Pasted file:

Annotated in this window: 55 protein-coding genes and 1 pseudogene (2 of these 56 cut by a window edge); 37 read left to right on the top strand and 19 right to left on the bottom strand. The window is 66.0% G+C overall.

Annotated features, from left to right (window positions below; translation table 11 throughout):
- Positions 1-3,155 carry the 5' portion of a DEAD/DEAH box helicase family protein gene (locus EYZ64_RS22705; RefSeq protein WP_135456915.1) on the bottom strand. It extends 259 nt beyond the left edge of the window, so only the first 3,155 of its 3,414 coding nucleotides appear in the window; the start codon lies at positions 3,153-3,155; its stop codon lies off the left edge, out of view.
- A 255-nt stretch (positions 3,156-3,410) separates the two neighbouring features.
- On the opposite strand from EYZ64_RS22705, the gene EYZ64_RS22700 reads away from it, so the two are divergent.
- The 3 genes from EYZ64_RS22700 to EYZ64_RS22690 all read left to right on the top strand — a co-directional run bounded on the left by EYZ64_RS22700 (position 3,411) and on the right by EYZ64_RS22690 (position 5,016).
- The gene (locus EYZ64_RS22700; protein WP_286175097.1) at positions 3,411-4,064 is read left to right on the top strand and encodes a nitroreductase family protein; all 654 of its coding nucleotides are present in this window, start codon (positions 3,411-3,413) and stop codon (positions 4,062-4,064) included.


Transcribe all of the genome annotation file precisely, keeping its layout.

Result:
Annotated in this window: 55 protein-coding genes and 1 pseudogene (2 of these 56 cut by a window edge); 37 read left to right on the top strand and 19 right to left on the bottom strand. The window is 66.0% G+C overall.

Annotated features, from left to right (window positions below; translation table 11 throughout):
- Positions 1-3,155 carry the 5' portion of a DEAD/DEAH box helicase family protein gene (locus EYZ64_RS22705; RefSeq protein WP_135456915.1) on the bottom strand. It extends 259 nt beyond the left edge of the window, so only the first 3,155 of its 3,414 coding nucleotides appear in the window; the start codon lies at positions 3,153-3,155; its stop codon lies off the left edge, out of view.
- A 255-nt stretch (positions 3,156-3,410) separates the two neighbouring features.
- On the opposite strand from EYZ64_RS22705, the gene EYZ64_RS22700 reads away from it, so the two are divergent.
- The 3 genes from EYZ64_RS22700 to EYZ64_RS22690 all read left to right on the top strand — a co-directional run bounded on the left by EYZ64_RS22700 (position 3,411) and on the right by EYZ64_RS22690 (position 5,016).
- The gene (locus EYZ64_RS22700; protein WP_286175097.1) at positions 3,411-4,064 is read left to right on the top strand and encodes a nitroreductase family protein; all 654 of its coding nucleotides are present in this window, start codon (positions 3,411-3,413) and stop codon (positions 4,062-4,064) included.